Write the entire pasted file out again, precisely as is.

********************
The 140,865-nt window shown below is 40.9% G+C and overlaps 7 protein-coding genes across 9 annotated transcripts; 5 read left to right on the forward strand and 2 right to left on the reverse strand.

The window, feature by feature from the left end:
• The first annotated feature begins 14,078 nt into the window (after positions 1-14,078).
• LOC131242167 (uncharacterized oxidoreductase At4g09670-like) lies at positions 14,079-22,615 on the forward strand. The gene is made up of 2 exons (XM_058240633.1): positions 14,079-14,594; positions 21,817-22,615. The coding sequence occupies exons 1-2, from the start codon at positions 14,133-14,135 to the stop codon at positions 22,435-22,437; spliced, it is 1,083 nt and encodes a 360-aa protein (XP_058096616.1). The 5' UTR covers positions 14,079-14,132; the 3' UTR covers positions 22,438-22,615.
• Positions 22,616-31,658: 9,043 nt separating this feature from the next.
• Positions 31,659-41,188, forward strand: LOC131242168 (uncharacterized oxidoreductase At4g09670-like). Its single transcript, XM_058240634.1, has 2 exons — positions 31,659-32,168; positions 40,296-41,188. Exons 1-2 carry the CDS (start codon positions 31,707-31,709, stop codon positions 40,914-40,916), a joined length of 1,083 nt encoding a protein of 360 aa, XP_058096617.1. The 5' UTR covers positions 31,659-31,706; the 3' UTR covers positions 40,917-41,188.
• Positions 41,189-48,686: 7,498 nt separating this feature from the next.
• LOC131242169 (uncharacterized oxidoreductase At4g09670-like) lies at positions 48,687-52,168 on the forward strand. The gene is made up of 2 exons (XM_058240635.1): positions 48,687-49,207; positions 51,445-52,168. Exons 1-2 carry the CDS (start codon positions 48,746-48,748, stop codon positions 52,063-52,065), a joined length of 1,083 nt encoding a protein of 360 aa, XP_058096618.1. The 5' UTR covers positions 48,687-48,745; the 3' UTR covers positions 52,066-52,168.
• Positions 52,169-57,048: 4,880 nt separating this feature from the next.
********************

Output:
The 140,865-nt window shown below is 40.9% G+C and overlaps 7 protein-coding genes across 9 annotated transcripts; 5 read left to right on the forward strand and 2 right to left on the reverse strand.

The window, feature by feature from the left end:
• The first annotated feature begins 14,078 nt into the window (after positions 1-14,078).
• LOC131242167 (uncharacterized oxidoreductase At4g09670-like) lies at positions 14,079-22,615 on the forward strand. The gene is made up of 2 exons (XM_058240633.1): positions 14,079-14,594; positions 21,817-22,615. The coding sequence occupies exons 1-2, from the start codon at positions 14,133-14,135 to the stop codon at positions 22,435-22,437; spliced, it is 1,083 nt and encodes a 360-aa protein (XP_058096616.1). The 5' UTR covers positions 14,079-14,132; the 3' UTR covers positions 22,438-22,615.
• Positions 22,616-31,658: 9,043 nt separating this feature from the next.
• Positions 31,659-41,188, forward strand: LOC131242168 (uncharacterized oxidoreductase At4g09670-like). Its single transcript, XM_058240634.1, has 2 exons — positions 31,659-32,168; positions 40,296-41,188. Exons 1-2 carry the CDS (start codon positions 31,707-31,709, stop codon positions 40,914-40,916), a joined length of 1,083 nt encoding a protein of 360 aa, XP_058096617.1. The 5' UTR covers positions 31,659-31,706; the 3' UTR covers positions 40,917-41,188.
• Positions 41,189-48,686: 7,498 nt separating this feature from the next.
• LOC131242169 (uncharacterized oxidoreductase At4g09670-like) lies at positions 48,687-52,168 on the forward strand. The gene is made up of 2 exons (XM_058240635.1): positions 48,687-49,207; positions 51,445-52,168. Exons 1-2 carry the CDS (start codon positions 48,746-48,748, stop codon positions 52,063-52,065), a joined length of 1,083 nt encoding a protein of 360 aa, XP_058096618.1. The 5' UTR covers positions 48,687-48,745; the 3' UTR covers positions 52,066-52,168.
• Positions 52,169-57,048: 4,880 nt separating this feature from the next.